The classic lunchtime sandwich has morphed into a global fast food chain whose Greymouth venue stands impressively directly opposite Greymouth station. For wraps, salads, cookies, and freshly baked bread sandwiches of multiple varieties, this is a good option to deliver your lunch on time. You will likely be joined by other TranzAlpine train passengers as you queue to order your ‘sub’. Footlong or 6 inch is the opening gambit and we’d recommend the foot long – leaving half to enjoy on the return journey to Christchurch. At five hours, you are likely to get peckish again. You may find some comfort in that Subway also seems to be the lunch choice of members of the train crew whose timetable matches your own.
Okay then, if time is really short and you can’t hold back from sniffing out a delicious Big Mac, you are in luck. Turn left out of the station, walk along MacKay Street for about 300 metres until you come to the first main intersection. Left into Tainui Street, and there ahead of you at the end of the road you will see the familiar golden arches. There’s one thing that remains constant with McDonald’s; you know what you’re going to get and you know that it won’t take long, even in the New Zealand West Coast town of Greymouth.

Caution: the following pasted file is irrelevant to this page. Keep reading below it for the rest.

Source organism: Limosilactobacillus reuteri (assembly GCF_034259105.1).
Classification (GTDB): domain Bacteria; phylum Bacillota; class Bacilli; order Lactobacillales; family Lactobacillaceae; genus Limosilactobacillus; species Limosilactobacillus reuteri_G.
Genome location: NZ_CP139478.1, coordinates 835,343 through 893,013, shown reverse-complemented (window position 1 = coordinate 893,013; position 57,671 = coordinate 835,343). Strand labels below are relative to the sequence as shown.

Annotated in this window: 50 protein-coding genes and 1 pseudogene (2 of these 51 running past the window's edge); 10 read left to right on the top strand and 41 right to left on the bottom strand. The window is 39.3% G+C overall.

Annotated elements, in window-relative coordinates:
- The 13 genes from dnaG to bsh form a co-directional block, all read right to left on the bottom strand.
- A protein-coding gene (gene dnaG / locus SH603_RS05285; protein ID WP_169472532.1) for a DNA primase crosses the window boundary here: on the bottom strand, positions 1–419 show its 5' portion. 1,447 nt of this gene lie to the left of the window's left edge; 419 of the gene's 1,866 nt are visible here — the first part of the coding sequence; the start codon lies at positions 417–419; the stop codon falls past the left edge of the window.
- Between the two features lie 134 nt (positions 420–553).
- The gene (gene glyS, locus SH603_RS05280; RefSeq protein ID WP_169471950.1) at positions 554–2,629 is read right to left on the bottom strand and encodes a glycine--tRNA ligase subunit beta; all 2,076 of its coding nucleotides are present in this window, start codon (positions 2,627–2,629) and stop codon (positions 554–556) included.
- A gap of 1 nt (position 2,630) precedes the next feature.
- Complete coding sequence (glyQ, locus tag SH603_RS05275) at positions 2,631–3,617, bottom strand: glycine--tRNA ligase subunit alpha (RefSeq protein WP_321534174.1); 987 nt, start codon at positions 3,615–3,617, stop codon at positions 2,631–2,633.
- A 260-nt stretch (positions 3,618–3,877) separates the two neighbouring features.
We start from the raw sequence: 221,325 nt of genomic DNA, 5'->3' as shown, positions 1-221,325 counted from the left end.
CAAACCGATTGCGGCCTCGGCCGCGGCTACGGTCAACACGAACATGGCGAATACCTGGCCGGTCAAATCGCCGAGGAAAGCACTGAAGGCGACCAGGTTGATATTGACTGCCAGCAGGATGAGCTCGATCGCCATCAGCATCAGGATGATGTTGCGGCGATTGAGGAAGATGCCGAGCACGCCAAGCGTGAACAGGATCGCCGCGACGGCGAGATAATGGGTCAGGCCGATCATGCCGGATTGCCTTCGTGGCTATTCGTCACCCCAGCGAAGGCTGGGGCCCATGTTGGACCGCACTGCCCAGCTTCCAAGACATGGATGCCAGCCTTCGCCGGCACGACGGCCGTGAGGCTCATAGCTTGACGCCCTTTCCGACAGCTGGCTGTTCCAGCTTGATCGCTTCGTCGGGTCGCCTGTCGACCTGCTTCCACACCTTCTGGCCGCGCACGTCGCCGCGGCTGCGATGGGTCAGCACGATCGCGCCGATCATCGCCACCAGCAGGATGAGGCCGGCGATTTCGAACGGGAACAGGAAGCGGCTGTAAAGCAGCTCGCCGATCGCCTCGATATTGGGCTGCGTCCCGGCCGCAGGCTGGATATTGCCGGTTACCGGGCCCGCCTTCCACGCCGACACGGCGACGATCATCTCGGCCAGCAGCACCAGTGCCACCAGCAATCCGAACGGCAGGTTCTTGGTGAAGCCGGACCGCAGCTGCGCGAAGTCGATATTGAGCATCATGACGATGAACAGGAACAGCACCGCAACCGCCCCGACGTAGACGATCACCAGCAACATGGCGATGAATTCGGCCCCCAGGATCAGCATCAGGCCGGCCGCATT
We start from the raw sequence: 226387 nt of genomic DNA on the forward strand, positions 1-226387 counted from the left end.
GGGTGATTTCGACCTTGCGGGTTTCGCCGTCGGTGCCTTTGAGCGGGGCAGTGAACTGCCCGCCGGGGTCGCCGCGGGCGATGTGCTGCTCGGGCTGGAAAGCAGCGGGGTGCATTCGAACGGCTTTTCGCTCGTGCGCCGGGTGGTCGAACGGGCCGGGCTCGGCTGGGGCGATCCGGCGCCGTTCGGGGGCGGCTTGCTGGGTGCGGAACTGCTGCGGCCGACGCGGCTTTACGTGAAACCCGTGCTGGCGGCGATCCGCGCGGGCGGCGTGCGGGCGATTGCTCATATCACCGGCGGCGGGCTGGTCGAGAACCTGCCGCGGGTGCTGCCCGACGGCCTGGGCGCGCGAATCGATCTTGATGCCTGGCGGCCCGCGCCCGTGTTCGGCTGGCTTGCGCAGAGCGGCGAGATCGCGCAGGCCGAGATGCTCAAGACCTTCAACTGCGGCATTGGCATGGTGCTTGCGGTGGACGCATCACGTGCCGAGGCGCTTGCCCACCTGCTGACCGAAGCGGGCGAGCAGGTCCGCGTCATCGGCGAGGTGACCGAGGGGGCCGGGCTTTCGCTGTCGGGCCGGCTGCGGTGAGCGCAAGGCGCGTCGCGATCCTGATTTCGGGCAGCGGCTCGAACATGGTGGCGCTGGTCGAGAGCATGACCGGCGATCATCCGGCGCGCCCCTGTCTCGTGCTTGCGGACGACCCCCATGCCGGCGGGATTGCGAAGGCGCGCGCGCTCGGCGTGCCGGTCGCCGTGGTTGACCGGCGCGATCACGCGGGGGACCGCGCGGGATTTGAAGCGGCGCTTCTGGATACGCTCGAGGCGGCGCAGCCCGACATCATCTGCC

If the weather is favourable and you’ve enjoyed something to eat, get a quick feel for Greymouth and take a walk across from the station and climb the Grey River flood defense wall that was built in 1990. Protecting the town from frequent and devastating floods, the concrete wall acts as a brilliant elevated river walkway with points of interest along the way including views down river to where the Mawheranui meets the Tasman Sea. Imagine this setting once being a hive of dockyard activity with sailing and steam ships unloading goods onto Mawhera Quay and extensive Greymouth railway yards behind.
You might just have a moment to grab a photo at the popular GREYMOUTH sign painted across the floor of the wall before heading back across the road to find your allocated coach for your imminent train journey back to Christchurch.
TranzAlpine Train Food – Onboard Options
If you find your time in Greymouth is too short to comfortably enjoy lunch, do be aware that the TranzAlpine train cafe offers an amazing range of hot and cold food – so you won’t go hungry. There’s a great array of TranzAlpine train food and drinks from snacks to hot main meals and everything in between.
Catch up with everything you need to know about your TranzAlpine train journey and read our comprehensive TranzAlpine guide.